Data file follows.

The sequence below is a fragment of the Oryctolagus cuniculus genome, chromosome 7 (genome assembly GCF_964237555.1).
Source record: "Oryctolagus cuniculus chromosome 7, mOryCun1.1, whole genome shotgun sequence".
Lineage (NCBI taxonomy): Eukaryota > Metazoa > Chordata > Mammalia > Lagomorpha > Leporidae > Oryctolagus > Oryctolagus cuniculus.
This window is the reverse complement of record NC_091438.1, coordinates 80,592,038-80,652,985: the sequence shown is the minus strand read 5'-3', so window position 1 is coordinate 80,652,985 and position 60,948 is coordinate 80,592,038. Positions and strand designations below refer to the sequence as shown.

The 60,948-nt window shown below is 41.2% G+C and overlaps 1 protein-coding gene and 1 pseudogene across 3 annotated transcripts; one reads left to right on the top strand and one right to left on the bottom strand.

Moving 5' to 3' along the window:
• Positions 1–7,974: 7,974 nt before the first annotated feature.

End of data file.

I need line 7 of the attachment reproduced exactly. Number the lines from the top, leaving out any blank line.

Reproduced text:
• Positions 1–7,974: 7,974 nt before the first annotated feature.